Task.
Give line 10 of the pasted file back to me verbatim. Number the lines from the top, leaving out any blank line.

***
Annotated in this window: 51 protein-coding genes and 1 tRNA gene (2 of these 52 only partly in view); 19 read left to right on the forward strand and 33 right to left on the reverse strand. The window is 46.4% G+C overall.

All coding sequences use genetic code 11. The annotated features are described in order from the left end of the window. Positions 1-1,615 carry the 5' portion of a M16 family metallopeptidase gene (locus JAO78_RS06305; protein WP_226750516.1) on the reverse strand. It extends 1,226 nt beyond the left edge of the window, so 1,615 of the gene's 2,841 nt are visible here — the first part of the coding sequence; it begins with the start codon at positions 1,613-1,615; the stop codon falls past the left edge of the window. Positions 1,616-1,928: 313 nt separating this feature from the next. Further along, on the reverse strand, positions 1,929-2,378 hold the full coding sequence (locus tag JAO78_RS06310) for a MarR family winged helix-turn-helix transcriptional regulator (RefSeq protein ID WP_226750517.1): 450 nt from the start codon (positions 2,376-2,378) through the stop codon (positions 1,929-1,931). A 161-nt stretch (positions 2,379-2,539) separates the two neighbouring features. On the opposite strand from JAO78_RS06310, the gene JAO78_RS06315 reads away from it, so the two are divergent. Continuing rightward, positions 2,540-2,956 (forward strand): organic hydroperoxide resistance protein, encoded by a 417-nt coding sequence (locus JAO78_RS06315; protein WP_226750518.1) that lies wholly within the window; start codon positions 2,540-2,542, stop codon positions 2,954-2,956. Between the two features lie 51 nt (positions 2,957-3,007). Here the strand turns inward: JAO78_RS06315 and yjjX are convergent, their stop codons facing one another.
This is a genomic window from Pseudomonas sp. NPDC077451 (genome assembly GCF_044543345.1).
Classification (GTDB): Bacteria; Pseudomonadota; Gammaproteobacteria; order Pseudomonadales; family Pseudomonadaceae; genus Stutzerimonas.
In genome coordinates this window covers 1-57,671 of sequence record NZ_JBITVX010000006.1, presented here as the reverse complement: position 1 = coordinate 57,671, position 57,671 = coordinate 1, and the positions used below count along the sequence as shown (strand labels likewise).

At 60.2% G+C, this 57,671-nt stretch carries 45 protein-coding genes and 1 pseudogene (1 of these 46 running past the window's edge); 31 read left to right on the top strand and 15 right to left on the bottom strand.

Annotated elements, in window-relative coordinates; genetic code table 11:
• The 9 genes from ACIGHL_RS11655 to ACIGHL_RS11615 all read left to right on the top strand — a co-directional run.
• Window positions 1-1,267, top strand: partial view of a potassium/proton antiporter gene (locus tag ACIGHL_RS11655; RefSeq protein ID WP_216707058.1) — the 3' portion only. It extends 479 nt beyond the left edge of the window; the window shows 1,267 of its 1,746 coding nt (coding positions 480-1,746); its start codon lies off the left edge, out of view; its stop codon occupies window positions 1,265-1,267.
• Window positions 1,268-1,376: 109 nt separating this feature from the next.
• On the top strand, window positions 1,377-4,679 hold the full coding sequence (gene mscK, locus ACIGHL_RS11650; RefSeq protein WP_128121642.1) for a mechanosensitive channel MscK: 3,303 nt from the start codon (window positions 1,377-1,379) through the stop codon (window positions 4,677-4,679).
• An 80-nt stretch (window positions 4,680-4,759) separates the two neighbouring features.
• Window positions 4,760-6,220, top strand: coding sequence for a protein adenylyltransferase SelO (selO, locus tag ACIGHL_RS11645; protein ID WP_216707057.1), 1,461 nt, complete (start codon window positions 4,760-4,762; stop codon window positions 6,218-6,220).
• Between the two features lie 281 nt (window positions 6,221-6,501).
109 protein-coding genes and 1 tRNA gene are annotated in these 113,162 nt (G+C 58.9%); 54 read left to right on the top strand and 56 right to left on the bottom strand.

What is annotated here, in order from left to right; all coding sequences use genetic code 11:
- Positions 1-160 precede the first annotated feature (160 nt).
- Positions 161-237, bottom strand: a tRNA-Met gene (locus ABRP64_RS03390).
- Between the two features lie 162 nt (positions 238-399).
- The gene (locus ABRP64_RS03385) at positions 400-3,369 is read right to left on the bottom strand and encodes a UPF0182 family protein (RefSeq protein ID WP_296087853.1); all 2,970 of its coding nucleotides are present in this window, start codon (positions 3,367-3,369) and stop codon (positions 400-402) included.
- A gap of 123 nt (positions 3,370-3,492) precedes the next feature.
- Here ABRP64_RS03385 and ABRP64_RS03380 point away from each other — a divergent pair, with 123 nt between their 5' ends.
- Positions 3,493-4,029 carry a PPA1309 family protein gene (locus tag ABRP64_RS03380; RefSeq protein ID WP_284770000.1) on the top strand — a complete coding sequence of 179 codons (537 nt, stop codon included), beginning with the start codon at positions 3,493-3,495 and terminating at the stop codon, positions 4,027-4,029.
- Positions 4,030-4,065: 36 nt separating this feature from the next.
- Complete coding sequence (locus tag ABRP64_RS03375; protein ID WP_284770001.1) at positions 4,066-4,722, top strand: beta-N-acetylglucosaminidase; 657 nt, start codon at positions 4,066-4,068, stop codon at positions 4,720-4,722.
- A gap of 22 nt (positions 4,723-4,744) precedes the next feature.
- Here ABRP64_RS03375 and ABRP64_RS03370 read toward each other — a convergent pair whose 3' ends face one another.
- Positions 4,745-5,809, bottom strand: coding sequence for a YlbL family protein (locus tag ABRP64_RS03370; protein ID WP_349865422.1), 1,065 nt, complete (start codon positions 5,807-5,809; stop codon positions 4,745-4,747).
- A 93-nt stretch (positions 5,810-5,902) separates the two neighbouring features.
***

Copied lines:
• Window positions 1,268-1,376: 109 nt separating this feature from the next.